…posted by davidjmedlock:
I happened to notice this on Macromedia’s ColdFusion Developer Center today. I think the article has been out for a little while but I thought I’d post the link here for any who are interested.
Caching Queries to Disk or Memory With ColdFusion
This author also provides a custom tag to do all the dirty work for you. I was thinking about query caching in terms of a few things:
Let’s say you have 1,000 clients or users and you build a complex, dynamic report so that user 1 logs in and views the report. In there it has something like (WHERE UserID = #UserID#) to pull the report for that user.
Well, you can begin to see the problem: 1,000 users = 1,000 complex reports. If you cache those reports using cachedWithin then you’re going to murder your server quickly.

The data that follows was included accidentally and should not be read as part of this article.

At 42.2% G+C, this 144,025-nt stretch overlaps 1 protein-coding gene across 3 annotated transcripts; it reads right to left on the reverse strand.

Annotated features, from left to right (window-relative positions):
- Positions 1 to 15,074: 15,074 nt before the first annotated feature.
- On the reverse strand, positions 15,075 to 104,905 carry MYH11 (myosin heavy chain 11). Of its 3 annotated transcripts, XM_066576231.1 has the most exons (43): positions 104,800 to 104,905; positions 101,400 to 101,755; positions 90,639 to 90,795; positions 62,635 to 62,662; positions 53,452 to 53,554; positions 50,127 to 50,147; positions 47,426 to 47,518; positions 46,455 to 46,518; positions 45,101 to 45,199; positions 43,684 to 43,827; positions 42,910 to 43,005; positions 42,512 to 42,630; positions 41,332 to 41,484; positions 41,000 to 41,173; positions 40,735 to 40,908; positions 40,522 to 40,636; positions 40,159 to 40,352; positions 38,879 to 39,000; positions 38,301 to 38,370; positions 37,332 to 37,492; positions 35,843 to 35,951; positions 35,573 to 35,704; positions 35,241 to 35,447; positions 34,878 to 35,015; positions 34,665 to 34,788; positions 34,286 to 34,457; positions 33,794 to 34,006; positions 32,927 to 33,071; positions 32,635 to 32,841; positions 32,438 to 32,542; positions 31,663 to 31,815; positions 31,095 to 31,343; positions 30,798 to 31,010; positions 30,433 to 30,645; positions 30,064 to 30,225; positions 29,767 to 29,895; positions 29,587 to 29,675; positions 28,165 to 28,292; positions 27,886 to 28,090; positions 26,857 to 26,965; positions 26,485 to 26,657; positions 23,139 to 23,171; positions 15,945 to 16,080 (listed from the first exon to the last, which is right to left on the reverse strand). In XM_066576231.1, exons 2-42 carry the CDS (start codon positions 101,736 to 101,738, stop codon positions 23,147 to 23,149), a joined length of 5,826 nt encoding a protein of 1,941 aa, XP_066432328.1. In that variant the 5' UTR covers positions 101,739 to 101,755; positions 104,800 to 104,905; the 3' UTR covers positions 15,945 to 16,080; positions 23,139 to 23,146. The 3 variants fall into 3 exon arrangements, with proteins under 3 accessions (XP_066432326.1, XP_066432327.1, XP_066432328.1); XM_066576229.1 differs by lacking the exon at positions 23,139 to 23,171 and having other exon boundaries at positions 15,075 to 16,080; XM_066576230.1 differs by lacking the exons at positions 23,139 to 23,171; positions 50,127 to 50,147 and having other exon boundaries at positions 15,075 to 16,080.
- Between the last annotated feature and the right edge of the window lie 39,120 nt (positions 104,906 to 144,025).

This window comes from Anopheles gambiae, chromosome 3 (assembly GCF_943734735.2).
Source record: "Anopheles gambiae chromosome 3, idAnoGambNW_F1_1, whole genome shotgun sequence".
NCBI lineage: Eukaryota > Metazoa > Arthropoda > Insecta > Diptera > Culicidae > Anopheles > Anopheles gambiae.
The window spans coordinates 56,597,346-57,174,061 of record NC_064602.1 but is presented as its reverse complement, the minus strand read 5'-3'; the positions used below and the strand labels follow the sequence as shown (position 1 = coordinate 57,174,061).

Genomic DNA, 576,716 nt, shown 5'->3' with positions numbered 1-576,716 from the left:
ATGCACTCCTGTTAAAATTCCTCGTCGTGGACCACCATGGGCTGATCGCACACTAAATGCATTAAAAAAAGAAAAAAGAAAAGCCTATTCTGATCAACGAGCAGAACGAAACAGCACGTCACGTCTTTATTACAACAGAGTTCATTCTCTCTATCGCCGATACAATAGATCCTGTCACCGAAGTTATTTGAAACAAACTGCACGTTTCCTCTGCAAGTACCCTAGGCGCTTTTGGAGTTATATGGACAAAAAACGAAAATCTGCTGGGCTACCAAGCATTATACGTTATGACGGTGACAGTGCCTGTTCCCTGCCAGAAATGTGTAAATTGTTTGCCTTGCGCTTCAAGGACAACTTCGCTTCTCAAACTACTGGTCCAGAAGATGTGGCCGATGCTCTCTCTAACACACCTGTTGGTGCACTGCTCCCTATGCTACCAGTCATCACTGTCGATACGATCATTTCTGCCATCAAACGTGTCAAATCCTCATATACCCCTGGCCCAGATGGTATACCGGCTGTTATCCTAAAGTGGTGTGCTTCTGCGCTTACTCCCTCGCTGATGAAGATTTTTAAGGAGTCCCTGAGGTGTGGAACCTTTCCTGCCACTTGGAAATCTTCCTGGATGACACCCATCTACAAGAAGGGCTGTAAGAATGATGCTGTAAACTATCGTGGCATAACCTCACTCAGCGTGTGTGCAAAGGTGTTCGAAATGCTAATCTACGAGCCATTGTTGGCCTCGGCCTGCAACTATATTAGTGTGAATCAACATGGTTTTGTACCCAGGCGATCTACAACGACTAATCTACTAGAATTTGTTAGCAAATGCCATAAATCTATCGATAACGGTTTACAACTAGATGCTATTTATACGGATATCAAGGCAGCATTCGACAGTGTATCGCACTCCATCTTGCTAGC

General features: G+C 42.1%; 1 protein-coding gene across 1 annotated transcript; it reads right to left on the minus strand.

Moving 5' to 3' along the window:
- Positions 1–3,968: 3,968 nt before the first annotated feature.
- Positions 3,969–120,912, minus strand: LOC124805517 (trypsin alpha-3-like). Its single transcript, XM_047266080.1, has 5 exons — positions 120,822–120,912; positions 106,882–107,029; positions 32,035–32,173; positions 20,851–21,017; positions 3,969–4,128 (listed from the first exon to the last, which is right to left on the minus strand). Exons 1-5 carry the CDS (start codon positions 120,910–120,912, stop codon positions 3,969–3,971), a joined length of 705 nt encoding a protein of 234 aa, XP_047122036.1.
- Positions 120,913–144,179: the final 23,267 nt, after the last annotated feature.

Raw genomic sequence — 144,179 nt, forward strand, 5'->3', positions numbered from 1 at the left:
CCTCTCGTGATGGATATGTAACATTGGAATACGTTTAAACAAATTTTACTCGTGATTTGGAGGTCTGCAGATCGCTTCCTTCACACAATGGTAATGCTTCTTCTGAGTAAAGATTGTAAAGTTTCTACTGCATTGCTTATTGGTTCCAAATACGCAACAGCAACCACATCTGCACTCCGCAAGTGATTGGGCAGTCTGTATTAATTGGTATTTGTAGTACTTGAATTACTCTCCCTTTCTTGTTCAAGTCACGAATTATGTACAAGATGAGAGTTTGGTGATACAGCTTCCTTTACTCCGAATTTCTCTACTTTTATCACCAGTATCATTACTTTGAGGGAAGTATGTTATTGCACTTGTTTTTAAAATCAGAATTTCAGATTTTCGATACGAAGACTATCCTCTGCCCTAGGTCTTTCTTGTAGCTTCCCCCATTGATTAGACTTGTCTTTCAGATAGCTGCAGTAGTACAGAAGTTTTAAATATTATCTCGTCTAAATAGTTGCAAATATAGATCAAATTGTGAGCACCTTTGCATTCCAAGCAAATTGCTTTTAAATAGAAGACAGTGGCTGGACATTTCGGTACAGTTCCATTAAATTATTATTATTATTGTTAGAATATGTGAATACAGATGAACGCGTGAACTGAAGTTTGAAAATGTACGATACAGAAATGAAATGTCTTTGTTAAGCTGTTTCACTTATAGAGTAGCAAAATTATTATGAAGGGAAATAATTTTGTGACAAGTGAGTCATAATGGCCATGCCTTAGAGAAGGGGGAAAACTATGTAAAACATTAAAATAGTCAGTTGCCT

The disk based approach might work better, but first of all, you still have to run every query at least once. If your data changes frequently, then you’ll need to run it once every x hours, depending on how quickly your clients/users want or need the information.
At any rate, I’ve been dealing with a massive report at the office that pulls from all of our largest tables (some tables with a couple of million rows and growing rapidly by the second). This report causes quite a bit of strain on the system, so we’ve moved it to the backup server so that it doesn’t kill us on the live server. This works out okay because the backup server is updated every night.
Well, this is all well and fine except that the report is still a monster. So, in this situation I’m taking an approach that has worked well before: build a report into a single table overnight. Then all I have to do is query one table and dump the results out on screen. It can be tedious to build the report overnight. It’ll take a good knowledge of the DBMS you’re using and the structure of your database, but it can alleviate a lot of server load during the day when you’re busiest.
Anyway, enough of my blabber. I just thought I’d share that with you. It may make your job much easier, for those of you who deal with extremely large systems and amounts of data on a regular basis.